June 20, 2020
Photo: Steve Jennings/Getty Images for TechCrunch
Hello and welcome to Pipeline. This week: An email rebellion, SoftBank actually makes a seed investment, and the VCs who love to podcast.
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Full disclosure: I am not a podcast person. I get annoyed when they're posted without transcripts to skim, which my colleague (and podcast aficionado) David Pierce reminds me "is not the point of a podcast." Fair enough.
There's a huge audience, and that's why venture capitalists have flocked to podcasts — both producing their own and joining others as guests. My question is: Which investors are the biggest podcast patrons?
But which VCs make the most appearances as podcast guests? Berlin helped me here by digging into Breaker's data for mentions of venture capitalists in podcast titles. (I gave him a list of investors: a mashup of the Midas List, CB Insights' top investors, and some other high-profile VCs I thought should be included.) He then narrowed it down to podcasts within the last year that had at least one listen on Breaker to clean up the data.
Many of the podcast favorites also have their own shows as more venture capitalists or their firms launch podcasts.
The rising stars in VC podcasts? Berlin points to Srinivasan, who rose quickly to appear on over a dozen podcasts in the last year, and Hamilton, who hosts her own show but has also gone on others to talk about everything from sobriety and equity to breaking the VC glass ceiling.
Protocol's Transformation of Work Summit
How can tech help identify and match in-demand skills with job opportunity? Hear from the Future of Work Caucus co-chairs Representative Lisa Blunt Rochester (D-DE) and Representative Bryan Steil (R-WI), followed by our expert panel with CEO of Jobs for the Future Maria Flynn, CEO of Burning Glass Technologies Matthew Sigelman, CEO of Colorado State University Global Dr. Becky Takeda-Tinker, and Chief People Officer of Aon Lisa Stevens. Presented by Workday.
What's one of your new quarantine habits?
Sourcing seafood direct from fisherpeople and wholesalers. I'm cherishing the nightly family dinners, and we've become obsessed with sourcing high-quality ingredients for home-cooked meals. The fishing industry and seafood supply chain has been crushed and has had to pivot to direct-to-consumer to keep their businesses afloat. Some of our favorites to support are Water2Table and ABS Seafood and thanks to them, my 5- and 3-year-old daughters have learned to savor all types of seafood ranging from raw oysters to salmon eggs to spot prawns!
What's one piece of advice you received that you're glad you ignored?
Get a real job. When I graduated from college in 2001 and the dot-com bubble had completely burst, my close friends and family strongly advised me to get a real job e.g. big company, consulting or banking, rather than keep pursuing this crazy startup thing that was almost certainly doomed. I stubbornly ignored that and decided to join a startup with exactly $0 in revenue and who had just laid off half of its staff. Five years later and I got to help build it into a nine-figure revenue business, take it public, and learn a ton. Glad I didn't get a "real" job.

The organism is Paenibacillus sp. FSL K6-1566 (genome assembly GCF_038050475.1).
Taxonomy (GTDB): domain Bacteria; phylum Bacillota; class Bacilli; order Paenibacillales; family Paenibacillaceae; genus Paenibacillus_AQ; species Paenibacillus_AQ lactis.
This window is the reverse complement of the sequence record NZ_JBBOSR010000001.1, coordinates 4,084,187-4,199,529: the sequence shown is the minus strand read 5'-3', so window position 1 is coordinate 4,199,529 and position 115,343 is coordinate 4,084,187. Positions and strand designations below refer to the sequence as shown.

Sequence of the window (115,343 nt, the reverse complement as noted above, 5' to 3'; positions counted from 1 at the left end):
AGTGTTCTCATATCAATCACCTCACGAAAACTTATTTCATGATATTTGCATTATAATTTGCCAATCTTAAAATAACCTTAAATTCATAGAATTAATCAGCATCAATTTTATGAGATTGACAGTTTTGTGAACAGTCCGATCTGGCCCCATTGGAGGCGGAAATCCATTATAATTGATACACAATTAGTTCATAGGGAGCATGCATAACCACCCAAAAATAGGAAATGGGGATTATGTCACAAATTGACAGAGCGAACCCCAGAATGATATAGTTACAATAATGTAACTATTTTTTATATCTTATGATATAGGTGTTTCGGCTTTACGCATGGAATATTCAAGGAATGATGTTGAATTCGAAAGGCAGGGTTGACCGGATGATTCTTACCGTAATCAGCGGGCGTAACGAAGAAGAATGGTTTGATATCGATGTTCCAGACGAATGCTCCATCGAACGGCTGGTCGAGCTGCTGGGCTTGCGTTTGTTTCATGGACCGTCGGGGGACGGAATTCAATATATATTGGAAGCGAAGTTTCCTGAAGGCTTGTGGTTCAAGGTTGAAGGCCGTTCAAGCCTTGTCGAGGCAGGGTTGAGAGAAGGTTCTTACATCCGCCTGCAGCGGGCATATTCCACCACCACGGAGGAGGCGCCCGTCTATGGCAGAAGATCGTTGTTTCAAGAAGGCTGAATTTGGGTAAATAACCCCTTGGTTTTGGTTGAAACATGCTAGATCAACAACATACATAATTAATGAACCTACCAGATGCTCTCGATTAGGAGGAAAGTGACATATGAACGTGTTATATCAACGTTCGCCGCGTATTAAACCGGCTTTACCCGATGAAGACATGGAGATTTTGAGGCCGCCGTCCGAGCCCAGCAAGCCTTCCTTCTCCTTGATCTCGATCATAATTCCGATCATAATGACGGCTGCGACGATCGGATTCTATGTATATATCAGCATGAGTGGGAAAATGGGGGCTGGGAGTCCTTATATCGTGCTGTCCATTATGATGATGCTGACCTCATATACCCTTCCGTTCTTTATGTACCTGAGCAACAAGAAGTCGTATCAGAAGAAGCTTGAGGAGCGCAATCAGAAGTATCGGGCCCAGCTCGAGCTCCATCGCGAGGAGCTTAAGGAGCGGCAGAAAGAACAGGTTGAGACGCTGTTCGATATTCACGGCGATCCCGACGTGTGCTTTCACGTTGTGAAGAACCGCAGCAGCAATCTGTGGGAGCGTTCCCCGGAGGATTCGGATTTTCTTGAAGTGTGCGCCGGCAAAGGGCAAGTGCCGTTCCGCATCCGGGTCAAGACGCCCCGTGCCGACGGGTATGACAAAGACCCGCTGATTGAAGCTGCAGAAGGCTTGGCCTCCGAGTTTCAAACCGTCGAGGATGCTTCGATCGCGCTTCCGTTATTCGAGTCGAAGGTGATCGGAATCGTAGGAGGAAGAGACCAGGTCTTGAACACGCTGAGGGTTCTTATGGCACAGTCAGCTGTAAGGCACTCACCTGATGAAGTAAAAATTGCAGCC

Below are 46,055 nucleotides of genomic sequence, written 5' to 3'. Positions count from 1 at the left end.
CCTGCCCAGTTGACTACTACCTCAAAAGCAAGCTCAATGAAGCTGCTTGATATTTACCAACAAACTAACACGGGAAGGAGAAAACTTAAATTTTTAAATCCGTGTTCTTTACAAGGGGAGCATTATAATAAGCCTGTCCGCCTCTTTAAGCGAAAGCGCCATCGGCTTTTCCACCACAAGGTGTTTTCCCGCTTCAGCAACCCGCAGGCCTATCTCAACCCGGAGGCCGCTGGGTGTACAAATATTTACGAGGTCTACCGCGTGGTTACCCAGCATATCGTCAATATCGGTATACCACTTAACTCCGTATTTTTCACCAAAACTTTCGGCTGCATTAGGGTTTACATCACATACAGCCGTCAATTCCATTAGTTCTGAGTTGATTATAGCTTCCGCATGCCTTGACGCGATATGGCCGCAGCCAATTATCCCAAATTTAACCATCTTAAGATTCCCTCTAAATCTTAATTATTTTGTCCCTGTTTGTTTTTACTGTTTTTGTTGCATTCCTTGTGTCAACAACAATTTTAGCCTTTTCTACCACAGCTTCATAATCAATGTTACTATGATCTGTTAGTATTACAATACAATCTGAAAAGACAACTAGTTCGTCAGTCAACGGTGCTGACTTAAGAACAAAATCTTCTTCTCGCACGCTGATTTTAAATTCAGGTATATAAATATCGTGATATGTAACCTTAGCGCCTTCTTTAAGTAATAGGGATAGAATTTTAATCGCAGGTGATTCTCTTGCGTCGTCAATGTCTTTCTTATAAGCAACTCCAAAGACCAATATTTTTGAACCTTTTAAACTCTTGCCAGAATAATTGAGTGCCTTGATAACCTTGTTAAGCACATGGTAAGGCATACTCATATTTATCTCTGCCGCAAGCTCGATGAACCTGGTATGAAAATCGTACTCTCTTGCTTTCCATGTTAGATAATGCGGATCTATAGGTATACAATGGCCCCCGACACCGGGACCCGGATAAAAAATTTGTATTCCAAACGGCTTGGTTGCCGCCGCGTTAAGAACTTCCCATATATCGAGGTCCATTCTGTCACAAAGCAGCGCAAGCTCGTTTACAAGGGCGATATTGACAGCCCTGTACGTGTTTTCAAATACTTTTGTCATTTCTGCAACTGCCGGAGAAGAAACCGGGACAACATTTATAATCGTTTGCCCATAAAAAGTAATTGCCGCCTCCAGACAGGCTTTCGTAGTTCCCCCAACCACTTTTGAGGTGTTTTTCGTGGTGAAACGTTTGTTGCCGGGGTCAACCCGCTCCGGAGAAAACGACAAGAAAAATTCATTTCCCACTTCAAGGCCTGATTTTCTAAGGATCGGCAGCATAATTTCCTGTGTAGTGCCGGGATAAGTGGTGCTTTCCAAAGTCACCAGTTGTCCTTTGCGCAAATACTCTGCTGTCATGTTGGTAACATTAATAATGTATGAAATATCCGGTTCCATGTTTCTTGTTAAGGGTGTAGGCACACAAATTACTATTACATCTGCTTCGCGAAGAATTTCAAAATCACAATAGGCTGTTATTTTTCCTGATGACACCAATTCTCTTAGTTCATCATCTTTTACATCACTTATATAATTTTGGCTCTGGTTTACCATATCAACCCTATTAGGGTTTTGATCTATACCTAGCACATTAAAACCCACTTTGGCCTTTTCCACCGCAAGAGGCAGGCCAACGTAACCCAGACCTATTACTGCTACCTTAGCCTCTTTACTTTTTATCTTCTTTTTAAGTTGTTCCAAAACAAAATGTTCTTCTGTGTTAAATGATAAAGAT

What's a secret obsession of yours that most people don't know about?
Rap. I love listening to freestyle battles, dissecting complex bars and verses from talented lyricists, and harken back to what I consider the golden age of hip-hop: the '90s. In fact, I recorded an eight-track album in college (that will hopefully never find its way onto Soundcloud) and even won a talent competition in high school.
What was your first check?
Lazy Bear. Yes, the underground dinner party turned Michelin  star restaurant a decade ago. Restaurants are notoriously bad investments, but the pop-up concept had amassed over 20,000 eager customers on an email waitlist, so I figured that at the minimum, they'd be sold out the first several years, and I'd get a front-row seat to learn everything about the industry. It's certainly taught me how challenging it is to build and sustain a local business, compared to the "1% problems" that venture-backed startups face.
What's one of the worst predictions you've ever made?
Dropbox would exit at $250 million. It's valued north of $9 billion today. Oops. In the early days, the company reached out about their first senior business role given my relevant previous experience, and I chose not to pursue it based on my assumption about the terminal value of the company. I was so wrong. They were so right. And I'm a huge fan of the company, product and Drew.
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